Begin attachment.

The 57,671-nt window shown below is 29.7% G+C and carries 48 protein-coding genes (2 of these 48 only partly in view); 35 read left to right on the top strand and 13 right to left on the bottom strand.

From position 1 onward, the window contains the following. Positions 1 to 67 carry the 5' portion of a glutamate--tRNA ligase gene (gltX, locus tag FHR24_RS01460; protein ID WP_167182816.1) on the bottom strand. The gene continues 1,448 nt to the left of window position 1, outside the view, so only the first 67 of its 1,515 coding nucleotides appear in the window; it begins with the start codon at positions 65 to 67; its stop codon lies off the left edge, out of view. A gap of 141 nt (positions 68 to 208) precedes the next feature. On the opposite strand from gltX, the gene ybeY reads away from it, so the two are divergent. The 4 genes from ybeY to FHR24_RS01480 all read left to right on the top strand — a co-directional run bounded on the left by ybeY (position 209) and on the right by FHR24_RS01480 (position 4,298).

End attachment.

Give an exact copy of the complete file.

The 57,671-nt window shown below is 29.7% G+C and carries 48 protein-coding genes (2 of these 48 only partly in view); 35 read left to right on the top strand and 13 right to left on the bottom strand.

From position 1 onward, the window contains the following. Positions 1 to 67 carry the 5' portion of a glutamate--tRNA ligase gene (gltX, locus tag FHR24_RS01460; protein ID WP_167182816.1) on the bottom strand. The gene continues 1,448 nt to the left of window position 1, outside the view, so only the first 67 of its 1,515 coding nucleotides appear in the window; it begins with the start codon at positions 65 to 67; its stop codon lies off the left edge, out of view. A gap of 141 nt (positions 68 to 208) precedes the next feature. On the opposite strand from gltX, the gene ybeY reads away from it, so the two are divergent. The 4 genes from ybeY to FHR24_RS01480 all read left to right on the top strand — a co-directional run bounded on the left by ybeY (position 209) and on the right by FHR24_RS01480 (position 4,298).